20 states sued the federal government in February claiming the individual mandate is unconstitutional. The Trump administration refuses to defend the provision. This could lead to a loss of preexisting conditions protections.
Specifically, the lawsuit says that without the individual mandate the whole Affordable Care Act is unconstitutional. Also specifically, the Justice Department officially withdrew from the case (in general they are supposed to be bipartisan and defend acts of Congress, but at times this ends up not being the case, for example the Obama justice Department wouldn’t argue for the anti-LGBT Defense of Marriage Act).
With that covered, I would note that when you consider that Trump himself removed the mandate by executive order, it starts to feel a bit like this is all part of the overarching plan to break ObamaCare (the idea being if conservatives can’t pass repeal and replace in Congress, they will nip at the edges through the executive orders, states, and courts until it breaks).
The bottom line is that Trump and his justice department are making moves right now that could result in a court decision that says insurers don’t have to cover preexisting conditions and that they can charge more for them.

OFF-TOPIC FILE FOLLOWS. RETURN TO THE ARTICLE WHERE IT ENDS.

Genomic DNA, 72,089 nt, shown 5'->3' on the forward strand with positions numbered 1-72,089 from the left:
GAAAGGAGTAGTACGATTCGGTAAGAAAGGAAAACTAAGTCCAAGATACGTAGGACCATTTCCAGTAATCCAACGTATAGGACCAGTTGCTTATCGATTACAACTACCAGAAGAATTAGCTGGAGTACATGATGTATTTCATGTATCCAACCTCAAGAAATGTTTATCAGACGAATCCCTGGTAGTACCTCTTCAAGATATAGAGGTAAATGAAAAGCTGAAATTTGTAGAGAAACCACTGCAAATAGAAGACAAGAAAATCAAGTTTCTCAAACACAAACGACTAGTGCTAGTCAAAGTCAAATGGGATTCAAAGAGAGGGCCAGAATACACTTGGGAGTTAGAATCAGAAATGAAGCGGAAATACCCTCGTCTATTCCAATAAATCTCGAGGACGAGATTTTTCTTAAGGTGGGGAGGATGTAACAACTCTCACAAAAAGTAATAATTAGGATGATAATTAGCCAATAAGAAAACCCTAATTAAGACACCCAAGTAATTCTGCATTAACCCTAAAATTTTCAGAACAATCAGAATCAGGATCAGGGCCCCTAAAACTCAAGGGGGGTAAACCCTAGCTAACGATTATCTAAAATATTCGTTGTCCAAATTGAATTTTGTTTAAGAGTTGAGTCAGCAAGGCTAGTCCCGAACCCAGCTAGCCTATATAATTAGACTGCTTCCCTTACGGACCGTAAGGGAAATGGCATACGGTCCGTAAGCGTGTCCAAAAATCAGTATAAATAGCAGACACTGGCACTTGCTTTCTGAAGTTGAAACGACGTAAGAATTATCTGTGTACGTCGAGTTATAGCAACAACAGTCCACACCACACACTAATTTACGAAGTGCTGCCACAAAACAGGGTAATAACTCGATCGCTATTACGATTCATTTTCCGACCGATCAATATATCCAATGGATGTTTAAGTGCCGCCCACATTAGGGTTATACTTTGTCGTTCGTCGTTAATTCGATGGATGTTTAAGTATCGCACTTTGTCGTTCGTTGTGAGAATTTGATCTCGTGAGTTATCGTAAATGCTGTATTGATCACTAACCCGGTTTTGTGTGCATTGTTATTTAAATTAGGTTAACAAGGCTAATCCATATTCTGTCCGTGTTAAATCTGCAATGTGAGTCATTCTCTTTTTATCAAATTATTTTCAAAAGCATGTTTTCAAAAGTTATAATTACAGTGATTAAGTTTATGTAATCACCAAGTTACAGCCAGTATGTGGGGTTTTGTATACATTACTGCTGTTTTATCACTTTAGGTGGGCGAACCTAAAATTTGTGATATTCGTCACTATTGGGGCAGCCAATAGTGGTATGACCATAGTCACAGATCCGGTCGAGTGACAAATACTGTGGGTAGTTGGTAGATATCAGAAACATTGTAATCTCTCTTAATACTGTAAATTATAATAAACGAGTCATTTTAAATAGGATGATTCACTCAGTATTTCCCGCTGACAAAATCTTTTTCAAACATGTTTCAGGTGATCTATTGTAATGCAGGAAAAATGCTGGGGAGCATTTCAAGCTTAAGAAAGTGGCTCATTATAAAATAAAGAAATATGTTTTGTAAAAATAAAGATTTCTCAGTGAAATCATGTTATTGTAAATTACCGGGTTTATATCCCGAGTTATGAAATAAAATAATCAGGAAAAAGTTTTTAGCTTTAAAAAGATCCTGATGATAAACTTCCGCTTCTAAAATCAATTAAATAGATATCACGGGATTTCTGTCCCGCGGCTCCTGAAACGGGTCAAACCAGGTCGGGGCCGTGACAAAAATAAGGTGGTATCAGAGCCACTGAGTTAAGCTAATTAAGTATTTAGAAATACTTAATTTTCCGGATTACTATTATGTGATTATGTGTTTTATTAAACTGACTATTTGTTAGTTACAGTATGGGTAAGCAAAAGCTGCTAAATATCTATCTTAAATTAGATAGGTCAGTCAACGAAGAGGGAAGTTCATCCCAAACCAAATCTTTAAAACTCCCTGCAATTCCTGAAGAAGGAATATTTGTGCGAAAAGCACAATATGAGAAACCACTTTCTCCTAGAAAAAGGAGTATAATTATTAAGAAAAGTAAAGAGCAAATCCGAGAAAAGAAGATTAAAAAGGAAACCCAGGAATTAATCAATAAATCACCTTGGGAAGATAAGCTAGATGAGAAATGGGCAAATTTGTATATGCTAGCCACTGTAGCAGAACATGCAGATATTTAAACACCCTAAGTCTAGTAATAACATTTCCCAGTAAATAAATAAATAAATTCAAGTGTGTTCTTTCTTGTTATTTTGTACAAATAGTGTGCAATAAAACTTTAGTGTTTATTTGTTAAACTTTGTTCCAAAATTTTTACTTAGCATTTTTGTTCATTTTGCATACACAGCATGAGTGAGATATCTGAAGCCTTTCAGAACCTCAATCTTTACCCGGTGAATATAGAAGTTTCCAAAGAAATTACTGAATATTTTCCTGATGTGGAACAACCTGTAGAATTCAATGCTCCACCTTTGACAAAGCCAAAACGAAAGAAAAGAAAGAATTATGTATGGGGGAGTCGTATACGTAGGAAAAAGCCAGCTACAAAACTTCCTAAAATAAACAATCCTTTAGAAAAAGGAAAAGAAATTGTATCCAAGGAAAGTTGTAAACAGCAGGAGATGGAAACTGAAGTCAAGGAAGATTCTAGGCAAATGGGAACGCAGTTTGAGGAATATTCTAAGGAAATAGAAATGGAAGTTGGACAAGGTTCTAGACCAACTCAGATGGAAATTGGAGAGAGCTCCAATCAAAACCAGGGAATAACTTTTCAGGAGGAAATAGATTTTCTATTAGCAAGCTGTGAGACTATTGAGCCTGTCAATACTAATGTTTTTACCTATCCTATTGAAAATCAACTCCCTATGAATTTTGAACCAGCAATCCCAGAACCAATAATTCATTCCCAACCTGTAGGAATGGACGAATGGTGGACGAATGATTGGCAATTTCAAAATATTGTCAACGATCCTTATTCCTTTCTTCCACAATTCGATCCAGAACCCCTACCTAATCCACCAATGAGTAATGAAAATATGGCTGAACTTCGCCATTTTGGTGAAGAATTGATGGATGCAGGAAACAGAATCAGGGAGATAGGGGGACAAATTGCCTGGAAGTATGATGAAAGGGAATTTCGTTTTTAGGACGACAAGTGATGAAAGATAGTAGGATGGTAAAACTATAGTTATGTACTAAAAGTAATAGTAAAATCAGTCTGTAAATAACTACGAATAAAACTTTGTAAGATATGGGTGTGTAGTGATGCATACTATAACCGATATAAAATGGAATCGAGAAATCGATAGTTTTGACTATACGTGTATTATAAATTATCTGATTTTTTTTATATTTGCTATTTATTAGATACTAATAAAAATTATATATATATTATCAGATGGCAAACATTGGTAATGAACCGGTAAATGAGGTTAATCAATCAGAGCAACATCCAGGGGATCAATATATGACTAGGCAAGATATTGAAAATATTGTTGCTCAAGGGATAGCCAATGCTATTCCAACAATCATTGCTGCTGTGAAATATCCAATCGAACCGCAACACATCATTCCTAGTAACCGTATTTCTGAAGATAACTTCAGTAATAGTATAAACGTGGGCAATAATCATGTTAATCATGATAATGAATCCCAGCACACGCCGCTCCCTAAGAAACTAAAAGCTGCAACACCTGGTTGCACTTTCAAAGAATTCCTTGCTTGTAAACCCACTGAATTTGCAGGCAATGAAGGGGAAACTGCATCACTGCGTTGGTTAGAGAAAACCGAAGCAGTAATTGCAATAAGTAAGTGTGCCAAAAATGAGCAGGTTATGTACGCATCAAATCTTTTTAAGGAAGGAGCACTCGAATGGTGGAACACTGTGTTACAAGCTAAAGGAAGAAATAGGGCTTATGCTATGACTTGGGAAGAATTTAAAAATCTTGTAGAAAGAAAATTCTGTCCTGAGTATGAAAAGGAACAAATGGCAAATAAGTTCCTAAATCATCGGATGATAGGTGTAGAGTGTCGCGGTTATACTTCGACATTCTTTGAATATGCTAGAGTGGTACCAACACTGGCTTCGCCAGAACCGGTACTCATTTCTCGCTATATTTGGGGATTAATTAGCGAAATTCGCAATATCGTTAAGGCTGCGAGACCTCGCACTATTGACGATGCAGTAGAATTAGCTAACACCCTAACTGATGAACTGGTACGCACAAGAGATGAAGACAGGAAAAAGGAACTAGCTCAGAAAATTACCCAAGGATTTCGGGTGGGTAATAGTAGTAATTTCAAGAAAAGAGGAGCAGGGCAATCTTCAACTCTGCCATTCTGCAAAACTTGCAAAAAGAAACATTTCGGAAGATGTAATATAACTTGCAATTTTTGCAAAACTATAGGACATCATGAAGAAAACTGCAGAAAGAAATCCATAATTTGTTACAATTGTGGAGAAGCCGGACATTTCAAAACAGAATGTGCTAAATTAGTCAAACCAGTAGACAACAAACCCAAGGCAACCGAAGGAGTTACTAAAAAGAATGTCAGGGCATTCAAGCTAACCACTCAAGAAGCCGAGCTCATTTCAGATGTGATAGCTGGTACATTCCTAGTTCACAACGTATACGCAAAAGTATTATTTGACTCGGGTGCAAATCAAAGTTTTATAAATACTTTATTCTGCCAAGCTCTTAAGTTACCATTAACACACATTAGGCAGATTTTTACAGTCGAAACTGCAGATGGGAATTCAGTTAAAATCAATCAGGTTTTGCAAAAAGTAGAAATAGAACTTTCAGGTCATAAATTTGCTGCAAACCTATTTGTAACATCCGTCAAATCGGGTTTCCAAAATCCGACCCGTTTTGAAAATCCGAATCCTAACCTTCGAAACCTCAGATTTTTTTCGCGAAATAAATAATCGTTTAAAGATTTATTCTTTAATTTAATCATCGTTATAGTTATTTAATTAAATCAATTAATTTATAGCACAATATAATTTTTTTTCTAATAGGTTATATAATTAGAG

This move runs contrary to promises both Trump and the Republicans made to protect preexisting conditions. While this was expected by liberals, it might come as a shock to Trump’s base whose healthcare rights he promised to protect.
FOR MORE READING SEE: Trump Administration Move Imperils Pre-Existing Condition Protections. NPR.org.
BOTTOMLINE: Trump repealed the individual mandate by executive order. Shortly after 20 states joined together in a court case that charges that without the mandate the Affordable Care Act is illegal. Trump and his administration then stepped aside and refused to defend the Affordable Care Act. If the states win their case it could undo the Affordable Care Act including key protections like preexisting conditions protections. In this way Trump’s administration would have repealed the ACA through the court system and executive branch without having to go through Congress or replace the Affordable Care Act. This is yet another example of how Republicans are still implementing their ongoing plan to break ObamaCare.